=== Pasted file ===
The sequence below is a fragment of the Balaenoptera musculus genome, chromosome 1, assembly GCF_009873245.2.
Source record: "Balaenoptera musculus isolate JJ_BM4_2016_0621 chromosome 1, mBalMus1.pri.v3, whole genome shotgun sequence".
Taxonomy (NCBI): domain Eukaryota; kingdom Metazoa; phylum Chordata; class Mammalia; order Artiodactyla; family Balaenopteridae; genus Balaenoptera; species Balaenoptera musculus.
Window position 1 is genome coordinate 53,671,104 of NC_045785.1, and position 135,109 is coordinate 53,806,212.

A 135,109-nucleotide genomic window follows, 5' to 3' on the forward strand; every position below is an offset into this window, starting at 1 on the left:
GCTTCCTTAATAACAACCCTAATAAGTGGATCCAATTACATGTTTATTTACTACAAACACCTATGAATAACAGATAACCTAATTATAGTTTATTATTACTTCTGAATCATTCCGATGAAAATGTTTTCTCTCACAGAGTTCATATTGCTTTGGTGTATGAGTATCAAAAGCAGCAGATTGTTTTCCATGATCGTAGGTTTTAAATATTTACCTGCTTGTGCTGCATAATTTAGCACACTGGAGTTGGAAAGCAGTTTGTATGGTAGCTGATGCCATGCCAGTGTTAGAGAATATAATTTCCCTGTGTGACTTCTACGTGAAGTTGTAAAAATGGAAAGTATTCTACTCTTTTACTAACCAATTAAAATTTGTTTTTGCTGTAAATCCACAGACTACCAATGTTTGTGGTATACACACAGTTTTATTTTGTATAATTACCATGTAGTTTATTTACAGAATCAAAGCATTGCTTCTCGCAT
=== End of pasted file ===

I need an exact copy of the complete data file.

The sequence below is a fragment of the Balaenoptera musculus genome, chromosome 1, assembly GCF_009873245.2.
Source record: "Balaenoptera musculus isolate JJ_BM4_2016_0621 chromosome 1, mBalMus1.pri.v3, whole genome shotgun sequence".
Taxonomy (NCBI): domain Eukaryota; kingdom Metazoa; phylum Chordata; class Mammalia; order Artiodactyla; family Balaenopteridae; genus Balaenoptera; species Balaenoptera musculus.
Window position 1 is genome coordinate 53,671,104 of NC_045785.1, and position 135,109 is coordinate 53,806,212.

A 135,109-nucleotide genomic window follows, 5' to 3' on the forward strand; every position below is an offset into this window, starting at 1 on the left:
GCTTCCTTAATAACAACCCTAATAAGTGGATCCAATTACATGTTTATTTACTACAAACACCTATGAATAACAGATAACCTAATTATAGTTTATTATTACTTCTGAATCATTCCGATGAAAATGTTTTCTCTCACAGAGTTCATATTGCTTTGGTGTATGAGTATCAAAAGCAGCAGATTGTTTTCCATGATCGTAGGTTTTAAATATTTACCTGCTTGTGCTGCATAATTTAGCACACTGGAGTTGGAAAGCAGTTTGTATGGTAGCTGATGCCATGCCAGTGTTAGAGAATATAATTTCCCTGTGTGACTTCTACGTGAAGTTGTAAAAATGGAAAGTATTCTACTCTTTTACTAACCAATTAAAATTTGTTTTTGCTGTAAATCCACAGACTACCAATGTTTGTGGTATACACACAGTTTTATTTTGTATAATTACCATGTAGTTTATTTACAGAATCAAAGCATTGCTTCTCGCAT